Watch: How to Outsmart the Bad Guys; NED at Munich Security Conference

As world leaders, senior policymakers, and experts gathered for the 60th Munich Security Conference (MSC) in the ornate Hotel Bayerischer Hof, the National Endowment for Democracy (NED) put democracy and human rights in the spotlight.

“When we see violations of human rights, when we see the undermining of democracy, it fuels instability and conflict.” said NED President and CEO Damon Wilson. “[Democracy] is at the heart of security and needs to be represented in the Munich conversations.”  

The NED-hosted Town Hall “Autocracy Inc. vs. Democrats United: How to Outsmart the Bad Guys,” moderated by Pulitzer Prize-winning journalist Anne Applebaum, brought together a distinguished panel including Nobel Laureate Maria Ressa; Leader of Free Belarus Sviatlana Tsikhanouskaya; Iranian journalist and activist Masih Alinejad; U.S. Senator Sheldon Whitehouse; and Congressman Gerry Connolly to discuss how authoritarian leaders are working together like never before, using technology to defeat democracy movements and hold on to power at any cost. 

“We’re not dealing with one country, we’re dealing with a group of countries,” explained Applebaum, a NED Board Member, whose forthcoming book and extensive research explains how autocracies are waging a sophisticated, coordinated global campaign that increasingly combines new technology, complex financial networks, and manipulated media environmentsnot only to better control their own people, but also to bolster each other, capture elites, and undermine democracies. “When [autocrats] have common interests, they work together, and we see them exchanging technology and ideas.” 

Top left: Masih Alinejad, Rep. Gerry Connolly, & Anne Applebaum; Top right: Sen. Sheldon Whitehouse & Sviatlana Tsikhanouskaya; Bottom right: Masih Alinejad & Rep. Gerry Connolly; Bottom Left: Maria Ressa & Sen. Sheldon Whitehouse. Photo Credit: MSC/Andreas Schaad
Top left: Masih Alinejad, Rep. Gerry Connolly, and Anne Applebaum; Top right: Sen. Sheldon Whitehouse and Sviatlana Tsikhanouskaya; Bottom right: Masih Alinejad and Rep. Gerry Connolly; Bottom Left: Maria Ressa and Sen. Sheldon Whitehouse. (Photo by MSC/Andreas Schaad)

Corruption, which has fueled international violence and harm to neighboring countries, cannot be written off as a local problem. “This is a weaponized system for accruing power,” said Senator Whitehouse. Both Senator Whitehouse and Congressman Connolly noted the strong commitment toward democracy around the world among the large delegation of Senators and members of Congress attending MSC, with several joining the NED Town Hall audience, including Speaker Mike Johnson; Minority Leader Hakeem Jeffries; Speaker Emerita Nancy Pelosi, Congressman Gregory Meeks, and Congressman Jason Crow. “For the corrupt officials, the corruption system is their life support system, a life and death battle to defend the system of corruption,” said Senator Whitehouse. “For us, it’s just another issue, and it may not be the shiny, bright issue of the moment. So, we have to really up our level of persistence and determination and understand that we are against a very dangerous adversary.”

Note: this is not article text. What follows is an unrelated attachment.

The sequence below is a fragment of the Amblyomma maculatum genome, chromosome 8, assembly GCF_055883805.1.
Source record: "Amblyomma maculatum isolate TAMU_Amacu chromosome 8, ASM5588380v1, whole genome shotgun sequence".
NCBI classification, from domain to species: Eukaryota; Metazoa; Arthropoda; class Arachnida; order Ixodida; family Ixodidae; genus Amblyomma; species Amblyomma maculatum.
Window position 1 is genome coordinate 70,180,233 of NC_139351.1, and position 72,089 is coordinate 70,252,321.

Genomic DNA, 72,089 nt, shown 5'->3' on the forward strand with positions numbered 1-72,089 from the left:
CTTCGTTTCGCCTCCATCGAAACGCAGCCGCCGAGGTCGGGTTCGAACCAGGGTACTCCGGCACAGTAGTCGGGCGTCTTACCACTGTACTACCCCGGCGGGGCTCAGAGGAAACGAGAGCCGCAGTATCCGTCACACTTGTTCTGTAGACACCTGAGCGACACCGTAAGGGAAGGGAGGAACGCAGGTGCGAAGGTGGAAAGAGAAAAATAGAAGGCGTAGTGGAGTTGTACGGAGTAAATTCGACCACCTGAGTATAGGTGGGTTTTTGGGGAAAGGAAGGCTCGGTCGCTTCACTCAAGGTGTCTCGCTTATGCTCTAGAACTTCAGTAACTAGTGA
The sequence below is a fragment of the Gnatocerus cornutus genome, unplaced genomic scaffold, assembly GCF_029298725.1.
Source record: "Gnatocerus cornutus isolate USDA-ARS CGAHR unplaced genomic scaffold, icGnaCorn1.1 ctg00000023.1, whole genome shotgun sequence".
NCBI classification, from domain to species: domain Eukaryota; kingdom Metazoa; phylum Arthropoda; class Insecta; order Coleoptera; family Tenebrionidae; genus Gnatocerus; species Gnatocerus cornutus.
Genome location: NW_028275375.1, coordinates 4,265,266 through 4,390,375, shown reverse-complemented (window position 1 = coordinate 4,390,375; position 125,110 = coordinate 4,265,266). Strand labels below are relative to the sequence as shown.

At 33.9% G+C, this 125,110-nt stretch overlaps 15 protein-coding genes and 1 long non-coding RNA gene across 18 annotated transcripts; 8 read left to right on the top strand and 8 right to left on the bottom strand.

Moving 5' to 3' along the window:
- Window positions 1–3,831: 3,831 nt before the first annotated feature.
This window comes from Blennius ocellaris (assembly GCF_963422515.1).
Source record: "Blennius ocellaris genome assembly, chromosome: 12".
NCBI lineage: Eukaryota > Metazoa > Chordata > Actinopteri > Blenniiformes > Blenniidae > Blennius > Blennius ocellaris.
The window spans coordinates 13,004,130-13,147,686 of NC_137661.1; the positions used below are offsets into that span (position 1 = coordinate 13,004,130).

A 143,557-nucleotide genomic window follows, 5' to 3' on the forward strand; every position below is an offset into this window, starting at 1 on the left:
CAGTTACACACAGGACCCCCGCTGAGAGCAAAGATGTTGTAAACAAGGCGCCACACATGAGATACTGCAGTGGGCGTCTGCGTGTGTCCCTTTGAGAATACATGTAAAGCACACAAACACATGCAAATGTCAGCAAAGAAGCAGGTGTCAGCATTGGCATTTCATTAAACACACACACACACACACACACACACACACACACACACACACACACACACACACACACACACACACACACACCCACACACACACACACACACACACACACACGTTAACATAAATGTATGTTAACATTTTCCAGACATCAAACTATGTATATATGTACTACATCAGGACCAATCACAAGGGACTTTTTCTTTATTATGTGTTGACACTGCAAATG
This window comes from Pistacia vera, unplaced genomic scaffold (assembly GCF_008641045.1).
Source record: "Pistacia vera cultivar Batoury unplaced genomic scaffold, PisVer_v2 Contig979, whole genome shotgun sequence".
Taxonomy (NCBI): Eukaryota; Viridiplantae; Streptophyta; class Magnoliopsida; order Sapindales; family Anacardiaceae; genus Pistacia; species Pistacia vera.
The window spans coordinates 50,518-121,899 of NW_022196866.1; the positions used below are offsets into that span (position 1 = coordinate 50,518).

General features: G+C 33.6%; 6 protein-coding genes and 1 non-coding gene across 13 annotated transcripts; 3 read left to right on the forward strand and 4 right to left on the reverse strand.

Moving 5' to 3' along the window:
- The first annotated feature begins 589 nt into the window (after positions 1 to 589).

As corrupt autocrats offer an attractive and lucrative alternative to the hard work of building democratic rule of law for societies that empower their own people, our information system is also corrupted. “If you have no facts, you don’t have truth; you don’t have trust, you tear apart the public sphere,” said Ressa—Chair of the World Movement for Democracy at NED—noting that 2024 is a tipping point, since around half the world will vote in elections this year. “And this is a shared system. You will not have integrity of elections if you don’t have integrity of facts.”  

Masih Alinejad, NED staffers Christine Bednarz and Agnesa Ljamadjema, Kosar Eftekhari, and NED President and CEO Damon Wilson

Although independent observers agree Tsikhanouskaya won the Belarus presidential election of August 2020 against dictator Aliaksandr Lukashenko, Tsikhanouskaya now must work for a better future for her country from abroad. “Every crime has to have its consequences,” she said. “If dictators don’t see decisiveness from democracy, they perceive it as weakness. It’s so important, unity, but it’s also important about every institution, every country, every person’s responsibility for defending democracy.” 

Representing the struggle of women in Iran, Alinejad asked 24-year-old Kosar Eftekhari, who lost her eye during last year’s uprising in Iran to a bullet fired by the Revolutionary Guards, to stand in the audience in an emotional reminder of the power of ordinary people to do extraordinary things. 

Alinejad described the World Liberty Congress, an alliance of around 300 democracy defenders including Eftekhari, as a solution to unite, mobilize, and work in common cause in the fight for freedom. “We invited all dissidents and leaders from different countries to find a solution that how we can support each other and how we can ask democratic countries to be united and take actions.

As the challenges grow tougher and more complex to undermine democracies, Congressman Connolly reminded the audience that democracy has models of success that are already working. “We need to be cautious about not succumbing to hopelessness,” Congressman Connolly said.  “There are a lot of strengths in our democratic institutions. There’s a lot of resilience.”